The Business, Energy and Industrial Strategy Committee will hold a one-off evidence session on 26 June 2018 with the Pubs Code Adjudicator, Paul Newby, and his deputy, Fiona Dickie, to review the operation of the Pubs Code and the performance ofthe Pubs Code Adjudicator.
The committee will review the operation of the pubs code and the performance of the pub code adjudicator (PCA), examining existing statutory framework to ascertain if it is working as intended and whether disputes between tied tenants and pub owning businesses or being satisfactory resolved.
Tuesday’s session follows a demonstration held in Parliament Square last month as part of a new campaign asking the government to review the Pubs Code legislation.
Seasoned campaigners from the pub industry teamed up with the Forum of Private Business to highlight failures of the Pubs Code, demonstrating in front of Parliament.
Speaking last month Campaigner David Mountford said: “Predictably the Pubs Code legislation has failed to achieve its two key principles. Whilst we recognise that after 18 months of inactivity under the watch of the Pubs Code Adjudicator Paul Newby, we now have an excellent Deputy Adjudicator in Fiona Dickie, the arbitration process has failed to set precedents that will stop the cycle of abuse that epitomises the tied business model. Reform of the legislation cannot come fast enough, whilst we still have pubs to save.”
The Campaign for Real Ale (CAMRA) has also joined calls for an urgent review citing that the code has failed to provide fairness and that pub companies are “continue to exploit gaps in legislation”. In its written submission CAMRA says :“Over the last two years, multiple instances have come to light where it is clear that the Code has failed to provide clarity and fairness for Tied Pub Tenants TPT). This submission will aim to address the issues that have arisen since implementation of the Code, and provide the committee with recommendations which provide an equal playing field in terms of information available to TPTs who are navigating the Code.
Adding: “Key to the failure of the Code to provide fairness is that while the PCA’s office struggles to provide clarity on key aspects of the relationship, some POBs have continued to act as if the Code had simply never existed; and typical complaints in everyday business practice have continued unabated. It is also of concern that Pub owning businesses (POB) are challenging some decisions made by the PCA through the courts in a manner that breaches CIArb rules, using their disproportionate legal powers to overrule the Code in a manner that is intimidating and removes the Code’s protection from the TPT.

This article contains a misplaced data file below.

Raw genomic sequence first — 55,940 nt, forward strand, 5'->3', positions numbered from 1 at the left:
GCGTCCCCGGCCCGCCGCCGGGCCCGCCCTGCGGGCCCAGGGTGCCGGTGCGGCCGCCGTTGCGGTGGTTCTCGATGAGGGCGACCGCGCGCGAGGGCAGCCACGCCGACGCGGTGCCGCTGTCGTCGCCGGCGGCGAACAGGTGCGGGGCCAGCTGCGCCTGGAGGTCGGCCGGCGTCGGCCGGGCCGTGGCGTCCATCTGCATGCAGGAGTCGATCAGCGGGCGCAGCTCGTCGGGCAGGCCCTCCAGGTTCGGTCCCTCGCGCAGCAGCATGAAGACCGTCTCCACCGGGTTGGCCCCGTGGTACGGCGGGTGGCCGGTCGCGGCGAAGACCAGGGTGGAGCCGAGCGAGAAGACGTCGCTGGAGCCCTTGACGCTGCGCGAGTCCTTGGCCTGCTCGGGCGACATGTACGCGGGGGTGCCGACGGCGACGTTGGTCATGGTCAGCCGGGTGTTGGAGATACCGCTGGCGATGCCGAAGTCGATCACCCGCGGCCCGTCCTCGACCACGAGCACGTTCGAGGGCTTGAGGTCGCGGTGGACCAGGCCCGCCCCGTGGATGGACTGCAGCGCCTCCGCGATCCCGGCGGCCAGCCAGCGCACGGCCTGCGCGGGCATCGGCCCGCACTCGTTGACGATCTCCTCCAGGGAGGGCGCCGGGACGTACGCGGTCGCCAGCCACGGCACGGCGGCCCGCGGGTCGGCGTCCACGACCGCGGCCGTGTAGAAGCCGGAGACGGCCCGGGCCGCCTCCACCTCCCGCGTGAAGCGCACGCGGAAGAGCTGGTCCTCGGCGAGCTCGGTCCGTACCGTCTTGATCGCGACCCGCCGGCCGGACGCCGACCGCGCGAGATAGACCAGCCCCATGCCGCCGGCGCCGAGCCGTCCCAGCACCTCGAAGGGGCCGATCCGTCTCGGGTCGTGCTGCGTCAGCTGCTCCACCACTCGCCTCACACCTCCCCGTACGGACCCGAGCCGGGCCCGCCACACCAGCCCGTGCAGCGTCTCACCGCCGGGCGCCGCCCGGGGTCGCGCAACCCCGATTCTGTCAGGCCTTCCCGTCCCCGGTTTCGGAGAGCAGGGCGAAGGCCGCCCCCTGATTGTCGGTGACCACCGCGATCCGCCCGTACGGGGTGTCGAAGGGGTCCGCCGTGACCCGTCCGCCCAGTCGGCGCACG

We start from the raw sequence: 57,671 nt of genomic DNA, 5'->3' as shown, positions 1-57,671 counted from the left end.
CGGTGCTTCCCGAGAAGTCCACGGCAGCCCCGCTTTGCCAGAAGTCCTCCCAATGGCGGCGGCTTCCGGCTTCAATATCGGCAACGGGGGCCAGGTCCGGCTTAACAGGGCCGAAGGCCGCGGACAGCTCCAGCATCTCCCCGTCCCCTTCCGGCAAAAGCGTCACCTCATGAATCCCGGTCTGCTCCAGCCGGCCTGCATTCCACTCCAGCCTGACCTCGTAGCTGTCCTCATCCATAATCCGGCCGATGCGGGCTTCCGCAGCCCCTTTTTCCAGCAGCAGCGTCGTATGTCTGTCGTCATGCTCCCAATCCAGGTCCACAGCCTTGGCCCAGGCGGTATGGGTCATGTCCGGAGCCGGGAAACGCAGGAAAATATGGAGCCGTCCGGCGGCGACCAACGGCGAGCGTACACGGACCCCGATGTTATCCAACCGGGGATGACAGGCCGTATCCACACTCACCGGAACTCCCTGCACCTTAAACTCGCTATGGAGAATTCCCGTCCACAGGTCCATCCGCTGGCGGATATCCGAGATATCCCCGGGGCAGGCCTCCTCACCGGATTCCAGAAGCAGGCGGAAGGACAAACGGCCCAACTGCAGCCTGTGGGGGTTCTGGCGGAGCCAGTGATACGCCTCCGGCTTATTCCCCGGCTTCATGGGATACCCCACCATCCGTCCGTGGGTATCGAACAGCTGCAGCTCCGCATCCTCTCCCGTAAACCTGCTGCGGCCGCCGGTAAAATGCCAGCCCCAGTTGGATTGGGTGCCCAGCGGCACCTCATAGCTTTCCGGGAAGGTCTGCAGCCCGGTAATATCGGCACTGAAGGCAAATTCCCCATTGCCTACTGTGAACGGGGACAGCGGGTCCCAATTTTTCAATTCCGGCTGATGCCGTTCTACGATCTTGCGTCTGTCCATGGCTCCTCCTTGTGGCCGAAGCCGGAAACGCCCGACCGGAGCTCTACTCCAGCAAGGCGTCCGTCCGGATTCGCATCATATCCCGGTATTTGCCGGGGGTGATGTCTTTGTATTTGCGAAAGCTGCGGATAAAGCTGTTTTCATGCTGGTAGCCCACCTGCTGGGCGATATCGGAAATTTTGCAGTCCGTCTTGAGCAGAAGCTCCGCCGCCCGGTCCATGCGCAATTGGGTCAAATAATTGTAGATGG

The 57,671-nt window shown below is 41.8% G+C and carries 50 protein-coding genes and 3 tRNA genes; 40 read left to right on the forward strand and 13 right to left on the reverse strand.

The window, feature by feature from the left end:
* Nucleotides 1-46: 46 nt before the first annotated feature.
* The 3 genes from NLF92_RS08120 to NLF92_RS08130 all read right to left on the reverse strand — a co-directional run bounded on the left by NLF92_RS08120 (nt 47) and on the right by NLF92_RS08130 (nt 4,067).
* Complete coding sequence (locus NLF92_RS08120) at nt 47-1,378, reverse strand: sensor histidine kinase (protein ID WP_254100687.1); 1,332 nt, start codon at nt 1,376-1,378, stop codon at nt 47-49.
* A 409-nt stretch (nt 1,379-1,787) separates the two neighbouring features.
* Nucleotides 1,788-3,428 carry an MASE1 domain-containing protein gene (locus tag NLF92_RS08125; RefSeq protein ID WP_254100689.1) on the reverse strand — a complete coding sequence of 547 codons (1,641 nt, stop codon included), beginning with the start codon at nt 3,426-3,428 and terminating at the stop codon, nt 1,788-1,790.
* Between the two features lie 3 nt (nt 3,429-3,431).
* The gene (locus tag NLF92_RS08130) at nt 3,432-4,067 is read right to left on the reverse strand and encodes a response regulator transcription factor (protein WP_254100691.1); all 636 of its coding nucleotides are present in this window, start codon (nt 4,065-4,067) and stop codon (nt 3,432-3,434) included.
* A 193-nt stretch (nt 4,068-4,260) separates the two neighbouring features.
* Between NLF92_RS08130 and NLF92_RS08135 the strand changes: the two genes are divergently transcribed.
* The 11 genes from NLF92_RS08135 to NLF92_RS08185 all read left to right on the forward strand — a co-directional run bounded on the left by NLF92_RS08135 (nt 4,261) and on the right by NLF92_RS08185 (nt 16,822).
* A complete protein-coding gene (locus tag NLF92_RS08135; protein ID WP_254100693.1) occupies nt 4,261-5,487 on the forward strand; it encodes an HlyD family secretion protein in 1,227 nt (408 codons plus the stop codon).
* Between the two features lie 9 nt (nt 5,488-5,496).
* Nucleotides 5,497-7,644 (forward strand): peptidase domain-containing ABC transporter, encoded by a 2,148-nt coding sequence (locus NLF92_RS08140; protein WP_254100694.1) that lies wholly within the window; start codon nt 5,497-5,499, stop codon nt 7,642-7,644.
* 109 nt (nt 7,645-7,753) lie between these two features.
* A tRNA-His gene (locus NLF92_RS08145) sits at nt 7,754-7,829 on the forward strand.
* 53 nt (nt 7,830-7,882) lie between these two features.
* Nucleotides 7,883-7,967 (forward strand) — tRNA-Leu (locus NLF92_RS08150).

By contrast Pubco’s have in their written submissions expressed their belief that the code does provide clarity and increase as fairness, Punch Taverns in their submission say:”Punch believes that overall the Code has introduced both clarity and fairness, not only prior to a TPT agreeing to enter into a tied agreement with a Pub Company but throughout the relationship by addressing imbalances of power regarding access of information (at rent review for example), overlaying the principle of fair and lawful dealing, as well as introducing the opportunity for a TPT to freely explore an option outside of a tied agreement should they choose.”
“It is Punch’s view that the Code is delivering better negotiating power for Publicans, who are using it to negotiate different agreements with companies. The Pub Companies subject to the Code are keen to see the Code foster greater levels of understanding between themselves and Publicans, which should foster better relationships between the parties and be in both parties interests.”
Rachel Reeves MP, Chair of the Business, Energy and Industrial Strategy Committee said:
“Two years on from the establishment of the Pubs Code Adjudicator, pubs are still closing on a weekly basis. We want to check whether the legislation Parliament introduced is working as it intended. When there is an imbalance in the relationship between a large company and small suppliers or tenants, it is essential that the regulator has the powers and commitment to prevent any abuse. We also want to check that both sides have confidence that disputes are going to be resolved quickly and that tied tenants have a genuine opportunity to make a good living from running pubs, which are a vital part of many communities up and down the country.”
The full list of written submissions are available at